Raf Simons and Celine’s Phoebe Philo OBE were the first two designers who elevated the profile of Adidas’s nearly-forgotten tennis sneakers, the Stan Smith, by wearing the white pair on the catwalk to take their customary bow at the end of their show. Mr Simons went one step further; he walked out onto the runway in soiled and rather beat-up Stan Smith that no mother will approve in her Lysol-ed home.
If people can be a hit in an Insta-second, so can shoes. In no time, fashionistas—interestingly, not sneakerheads—considered the sullied tennis classic positively cool and the only way to wear them. As if to ratify this thinking, Mr Simons belatedly released a version this season that is possibly a facsimile of his own shoes. These are definitely not tried-to-death display kicks.
By now, however, the Stan Smith, although still considered iconic, risks becoming the hackneyed choice of stylish footwear. Only a cursory glance is required to catch the many versions available, at all price points. So omnipresent is the plain tennis shoe outside a court that it is quickly nearing tear-your-hair dull. But, like clothes, they can be refreshed by not making them look fresh.
Dirtying perfectly clean shoes are rather similar, in terms of merchandising objective, to bleaching, staining, or paint-splattering otherwise perfectly good jeans, one of the very few garments of the fashion sphere that actually costs more when not looking perfectly new, or clean. Newness, as product development pros posit, surfaces from the appearance of old. Flog the horse and you can sell a more spirited steed. In fact, there’s such a desire and demand for tatty clothes and footwear that an entire industry has sprung up to make the new old, or at least, less new.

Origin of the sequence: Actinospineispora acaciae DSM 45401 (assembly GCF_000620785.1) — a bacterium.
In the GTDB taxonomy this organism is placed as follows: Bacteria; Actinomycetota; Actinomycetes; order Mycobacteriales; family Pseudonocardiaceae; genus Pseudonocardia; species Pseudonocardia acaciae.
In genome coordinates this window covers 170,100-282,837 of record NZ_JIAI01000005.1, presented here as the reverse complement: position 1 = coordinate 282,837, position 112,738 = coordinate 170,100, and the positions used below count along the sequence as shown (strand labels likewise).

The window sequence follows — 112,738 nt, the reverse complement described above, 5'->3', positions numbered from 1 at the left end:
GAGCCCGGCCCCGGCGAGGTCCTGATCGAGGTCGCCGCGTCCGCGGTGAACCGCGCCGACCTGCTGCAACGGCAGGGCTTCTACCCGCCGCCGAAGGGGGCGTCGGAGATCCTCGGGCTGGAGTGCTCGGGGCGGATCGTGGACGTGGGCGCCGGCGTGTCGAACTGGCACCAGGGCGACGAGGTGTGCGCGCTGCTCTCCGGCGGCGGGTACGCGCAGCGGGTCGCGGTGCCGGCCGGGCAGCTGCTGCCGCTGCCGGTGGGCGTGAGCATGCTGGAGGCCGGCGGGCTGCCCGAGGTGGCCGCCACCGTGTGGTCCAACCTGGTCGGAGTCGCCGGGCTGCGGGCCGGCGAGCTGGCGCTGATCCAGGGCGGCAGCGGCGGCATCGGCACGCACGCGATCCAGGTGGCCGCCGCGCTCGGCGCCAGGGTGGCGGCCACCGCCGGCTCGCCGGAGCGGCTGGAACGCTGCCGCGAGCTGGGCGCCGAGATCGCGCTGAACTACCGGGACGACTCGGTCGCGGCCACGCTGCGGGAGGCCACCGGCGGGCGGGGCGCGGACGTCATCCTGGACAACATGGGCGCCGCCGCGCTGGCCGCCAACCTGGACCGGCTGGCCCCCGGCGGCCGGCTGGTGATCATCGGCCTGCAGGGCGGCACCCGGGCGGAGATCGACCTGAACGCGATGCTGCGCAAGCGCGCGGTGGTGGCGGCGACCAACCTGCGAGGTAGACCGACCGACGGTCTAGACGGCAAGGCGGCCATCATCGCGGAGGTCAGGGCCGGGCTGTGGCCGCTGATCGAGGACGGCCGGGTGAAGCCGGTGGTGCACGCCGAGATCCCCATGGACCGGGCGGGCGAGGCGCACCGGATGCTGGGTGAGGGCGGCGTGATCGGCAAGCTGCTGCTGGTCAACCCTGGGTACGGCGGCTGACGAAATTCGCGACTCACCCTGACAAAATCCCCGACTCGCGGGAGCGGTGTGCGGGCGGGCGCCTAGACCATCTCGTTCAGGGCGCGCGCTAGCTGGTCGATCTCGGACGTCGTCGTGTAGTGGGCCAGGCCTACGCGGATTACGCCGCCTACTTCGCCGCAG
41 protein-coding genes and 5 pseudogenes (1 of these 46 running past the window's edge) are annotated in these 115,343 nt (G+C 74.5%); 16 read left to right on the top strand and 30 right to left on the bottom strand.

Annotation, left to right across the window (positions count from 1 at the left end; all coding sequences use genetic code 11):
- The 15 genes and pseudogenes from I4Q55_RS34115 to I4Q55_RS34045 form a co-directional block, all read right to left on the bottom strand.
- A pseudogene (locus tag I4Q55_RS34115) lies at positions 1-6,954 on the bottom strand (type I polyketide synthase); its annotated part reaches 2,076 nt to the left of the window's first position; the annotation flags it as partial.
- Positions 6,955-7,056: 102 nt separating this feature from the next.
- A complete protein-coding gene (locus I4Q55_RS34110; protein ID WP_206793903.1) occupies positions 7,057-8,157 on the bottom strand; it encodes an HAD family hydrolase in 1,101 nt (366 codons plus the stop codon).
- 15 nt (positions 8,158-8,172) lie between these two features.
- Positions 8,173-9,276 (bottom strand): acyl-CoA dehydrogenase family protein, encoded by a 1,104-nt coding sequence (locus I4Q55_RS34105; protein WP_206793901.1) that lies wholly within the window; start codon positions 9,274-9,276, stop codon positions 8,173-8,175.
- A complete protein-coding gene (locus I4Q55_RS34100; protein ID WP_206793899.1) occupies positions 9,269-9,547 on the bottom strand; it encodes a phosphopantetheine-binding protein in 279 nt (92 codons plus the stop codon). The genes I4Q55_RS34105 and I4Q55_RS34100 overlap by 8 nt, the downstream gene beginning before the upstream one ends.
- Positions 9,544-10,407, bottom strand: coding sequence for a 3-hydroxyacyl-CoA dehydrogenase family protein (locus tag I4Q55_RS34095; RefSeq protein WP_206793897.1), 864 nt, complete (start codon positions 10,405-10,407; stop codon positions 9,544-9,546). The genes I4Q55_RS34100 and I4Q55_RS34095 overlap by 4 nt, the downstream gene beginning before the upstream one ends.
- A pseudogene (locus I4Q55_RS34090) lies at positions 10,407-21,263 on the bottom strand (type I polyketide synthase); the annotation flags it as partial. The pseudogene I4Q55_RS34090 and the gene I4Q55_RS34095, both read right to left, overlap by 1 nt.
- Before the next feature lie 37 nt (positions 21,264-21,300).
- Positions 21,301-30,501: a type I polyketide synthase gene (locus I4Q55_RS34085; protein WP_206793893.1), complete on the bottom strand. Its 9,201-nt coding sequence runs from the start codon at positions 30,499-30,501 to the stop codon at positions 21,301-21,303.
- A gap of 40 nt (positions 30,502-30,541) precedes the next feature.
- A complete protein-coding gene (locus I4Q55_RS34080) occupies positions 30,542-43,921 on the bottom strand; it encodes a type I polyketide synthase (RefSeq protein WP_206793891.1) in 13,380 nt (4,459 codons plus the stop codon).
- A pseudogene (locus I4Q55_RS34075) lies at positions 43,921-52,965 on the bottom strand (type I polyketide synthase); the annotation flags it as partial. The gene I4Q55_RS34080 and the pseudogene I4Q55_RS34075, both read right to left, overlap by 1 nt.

This really means, now you don’t have to go through extra lengths (or even step outside the front door) to get your pair of Stan Smith looking grubby, just as ragged jeans can be had without putting them through the paces in a coal mine. When improved digital products get tagged with a numeral mostly larger than the previous editions, should aesthetically worse-than-the-original shoes get named with a negative number? To be fair, Stan Smith Version -1.0 is really not the Raf Simons interpretation. The latter’s is far from tawdry. Like whiskered jeans, however, there is something oddly appealing about its scruffy appearance. When something looks used, you know it has had an earlier life, even if manufactured.
adidas Originals X Raf Simons ‘Aged’ Stan Smith, SGD499, is available at Ltd Edt Chamber, The Shoppes at Marina Bay Sands